I’m a house parent on property of a transitional living facility—Hillcrest Platte County (HPC). We have several young adults in our program ranging from the ages of seventeen through twenty-two. These young adults have found themselves at HPC for various reasons, but I’m glad that each one is here.
Recently, we did an activity that we’ve never done before. We transported them all in a van and took them to Barnes & Noble. There, we directed them to take an hour to search the books and select the one they wanted us to purchase for them. Normally, we would go to a library which is free but there is something unique about being able to get something new and call it your own; this can help create healthy habits.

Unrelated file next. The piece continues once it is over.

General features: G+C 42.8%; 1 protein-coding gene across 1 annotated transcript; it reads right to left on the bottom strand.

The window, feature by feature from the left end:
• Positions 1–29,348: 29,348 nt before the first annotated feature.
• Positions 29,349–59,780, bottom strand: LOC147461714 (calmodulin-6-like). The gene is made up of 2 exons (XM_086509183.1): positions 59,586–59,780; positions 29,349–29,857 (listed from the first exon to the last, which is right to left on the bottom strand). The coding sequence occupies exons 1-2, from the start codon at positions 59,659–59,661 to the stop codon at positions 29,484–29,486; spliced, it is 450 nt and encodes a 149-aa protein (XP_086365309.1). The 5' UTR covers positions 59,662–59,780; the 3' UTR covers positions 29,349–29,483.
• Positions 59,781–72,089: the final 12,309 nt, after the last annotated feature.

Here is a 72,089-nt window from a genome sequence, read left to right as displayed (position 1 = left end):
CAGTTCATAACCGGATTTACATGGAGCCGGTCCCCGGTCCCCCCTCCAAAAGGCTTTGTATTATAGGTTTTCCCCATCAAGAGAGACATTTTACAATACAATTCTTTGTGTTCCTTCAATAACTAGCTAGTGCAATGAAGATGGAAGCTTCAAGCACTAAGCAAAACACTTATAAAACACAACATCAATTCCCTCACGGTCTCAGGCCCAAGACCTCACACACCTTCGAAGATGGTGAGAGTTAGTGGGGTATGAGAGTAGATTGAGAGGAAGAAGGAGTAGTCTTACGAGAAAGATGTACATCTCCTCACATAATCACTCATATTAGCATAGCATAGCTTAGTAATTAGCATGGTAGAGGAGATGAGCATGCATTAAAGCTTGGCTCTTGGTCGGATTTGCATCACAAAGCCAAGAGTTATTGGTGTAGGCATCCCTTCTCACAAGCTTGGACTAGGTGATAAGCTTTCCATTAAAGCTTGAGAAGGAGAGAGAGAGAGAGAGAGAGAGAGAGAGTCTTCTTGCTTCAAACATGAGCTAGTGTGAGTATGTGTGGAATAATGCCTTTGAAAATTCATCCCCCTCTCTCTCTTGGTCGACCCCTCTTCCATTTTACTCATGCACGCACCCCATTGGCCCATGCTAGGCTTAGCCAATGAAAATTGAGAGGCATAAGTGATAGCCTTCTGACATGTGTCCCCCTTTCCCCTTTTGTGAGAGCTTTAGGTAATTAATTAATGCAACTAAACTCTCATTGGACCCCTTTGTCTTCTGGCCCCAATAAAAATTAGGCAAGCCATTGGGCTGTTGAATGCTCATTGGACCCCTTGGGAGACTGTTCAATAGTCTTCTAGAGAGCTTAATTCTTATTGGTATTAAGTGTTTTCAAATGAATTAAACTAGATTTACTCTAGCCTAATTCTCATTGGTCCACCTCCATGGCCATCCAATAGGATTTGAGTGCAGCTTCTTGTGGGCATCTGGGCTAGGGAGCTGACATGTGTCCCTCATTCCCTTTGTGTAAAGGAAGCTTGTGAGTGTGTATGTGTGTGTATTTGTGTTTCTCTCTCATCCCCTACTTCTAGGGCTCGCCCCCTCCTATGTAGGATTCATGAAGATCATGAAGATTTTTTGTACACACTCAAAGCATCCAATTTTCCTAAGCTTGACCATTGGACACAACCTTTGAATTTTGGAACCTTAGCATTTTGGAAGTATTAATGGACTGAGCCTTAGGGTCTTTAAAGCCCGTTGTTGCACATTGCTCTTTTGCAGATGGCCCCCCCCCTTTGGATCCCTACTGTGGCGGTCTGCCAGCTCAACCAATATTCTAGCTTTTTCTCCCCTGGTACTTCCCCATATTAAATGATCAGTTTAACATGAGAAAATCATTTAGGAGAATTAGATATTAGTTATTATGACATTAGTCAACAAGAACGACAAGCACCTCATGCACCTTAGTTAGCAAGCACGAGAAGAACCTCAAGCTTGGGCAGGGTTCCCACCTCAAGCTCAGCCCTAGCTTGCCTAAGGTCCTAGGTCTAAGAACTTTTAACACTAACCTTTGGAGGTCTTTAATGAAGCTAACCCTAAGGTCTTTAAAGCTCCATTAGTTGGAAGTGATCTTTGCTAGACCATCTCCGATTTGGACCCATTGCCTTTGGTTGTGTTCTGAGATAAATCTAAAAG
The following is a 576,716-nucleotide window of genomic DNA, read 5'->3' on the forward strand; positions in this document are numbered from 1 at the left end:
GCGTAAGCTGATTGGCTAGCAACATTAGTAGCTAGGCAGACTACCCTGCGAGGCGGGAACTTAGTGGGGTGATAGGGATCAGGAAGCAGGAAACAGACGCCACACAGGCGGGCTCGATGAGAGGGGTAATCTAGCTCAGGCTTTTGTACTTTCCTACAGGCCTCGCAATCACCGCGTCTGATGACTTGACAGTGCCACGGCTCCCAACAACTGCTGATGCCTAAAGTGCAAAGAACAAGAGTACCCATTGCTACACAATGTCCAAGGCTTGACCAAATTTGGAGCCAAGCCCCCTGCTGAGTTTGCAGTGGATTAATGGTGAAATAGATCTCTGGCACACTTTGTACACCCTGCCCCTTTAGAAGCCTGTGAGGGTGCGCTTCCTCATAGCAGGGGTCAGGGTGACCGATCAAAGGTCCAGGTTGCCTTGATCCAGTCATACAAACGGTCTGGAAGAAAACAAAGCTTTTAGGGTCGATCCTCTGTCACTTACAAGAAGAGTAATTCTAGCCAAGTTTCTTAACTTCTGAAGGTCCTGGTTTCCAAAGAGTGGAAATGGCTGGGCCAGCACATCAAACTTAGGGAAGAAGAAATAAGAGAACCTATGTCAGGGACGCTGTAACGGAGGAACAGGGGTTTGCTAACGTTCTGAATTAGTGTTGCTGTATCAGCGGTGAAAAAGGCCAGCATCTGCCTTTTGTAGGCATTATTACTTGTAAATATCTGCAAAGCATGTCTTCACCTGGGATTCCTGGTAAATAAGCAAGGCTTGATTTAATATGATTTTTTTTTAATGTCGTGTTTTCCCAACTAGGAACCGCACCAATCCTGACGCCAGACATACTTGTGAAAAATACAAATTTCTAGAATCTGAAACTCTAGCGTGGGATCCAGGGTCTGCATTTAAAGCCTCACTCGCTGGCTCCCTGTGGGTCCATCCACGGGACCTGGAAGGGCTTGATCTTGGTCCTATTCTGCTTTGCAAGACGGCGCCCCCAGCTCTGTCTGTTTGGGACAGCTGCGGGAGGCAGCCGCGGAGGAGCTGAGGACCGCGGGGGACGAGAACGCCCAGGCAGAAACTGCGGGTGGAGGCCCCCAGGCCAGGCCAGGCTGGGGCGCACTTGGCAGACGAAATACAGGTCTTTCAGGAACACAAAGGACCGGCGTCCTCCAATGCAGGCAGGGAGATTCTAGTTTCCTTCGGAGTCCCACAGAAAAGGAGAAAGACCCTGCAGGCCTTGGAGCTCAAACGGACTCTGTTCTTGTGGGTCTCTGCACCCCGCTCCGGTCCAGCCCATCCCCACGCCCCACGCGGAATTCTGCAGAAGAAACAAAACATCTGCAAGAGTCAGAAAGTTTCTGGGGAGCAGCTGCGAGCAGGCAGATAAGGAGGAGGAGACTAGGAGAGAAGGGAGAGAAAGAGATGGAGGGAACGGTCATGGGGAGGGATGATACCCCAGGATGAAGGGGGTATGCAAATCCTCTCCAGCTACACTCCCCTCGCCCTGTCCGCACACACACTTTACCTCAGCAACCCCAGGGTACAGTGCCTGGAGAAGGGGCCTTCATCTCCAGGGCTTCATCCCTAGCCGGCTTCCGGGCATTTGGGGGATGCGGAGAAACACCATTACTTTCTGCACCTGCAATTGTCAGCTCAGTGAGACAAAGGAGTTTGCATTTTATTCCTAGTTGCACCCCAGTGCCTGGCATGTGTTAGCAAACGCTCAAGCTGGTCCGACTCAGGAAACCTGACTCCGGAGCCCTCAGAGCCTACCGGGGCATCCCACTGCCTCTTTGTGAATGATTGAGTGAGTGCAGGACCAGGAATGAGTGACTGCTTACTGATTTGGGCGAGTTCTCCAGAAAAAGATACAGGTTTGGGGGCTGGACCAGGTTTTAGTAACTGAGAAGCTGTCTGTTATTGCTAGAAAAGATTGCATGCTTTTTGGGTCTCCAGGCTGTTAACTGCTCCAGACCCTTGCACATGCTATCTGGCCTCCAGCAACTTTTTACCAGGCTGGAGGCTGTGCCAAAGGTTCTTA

We gave the young adults the guideline that the book had to teach them something and could not just be a piece of fiction or a comic book. Then, we set them loose in the store. The young adults wandered around, thumbed through pages, read, compared, and contrasted. Ultimately, they landed on their books.
When we arrived back at housing, we had the young adults explain why they chose the literature that they did. There were wonderful motivations behind each decision.
I truly wonder what will be the result of this activity in their lives, five to ten years down the road. While working with this population of young adults comes with its challenges, moments like these will always put a smile on my face as I watch them dream of what could be.
>About the Author
Theo Davis is a House Parent at Hillcrest Platte County.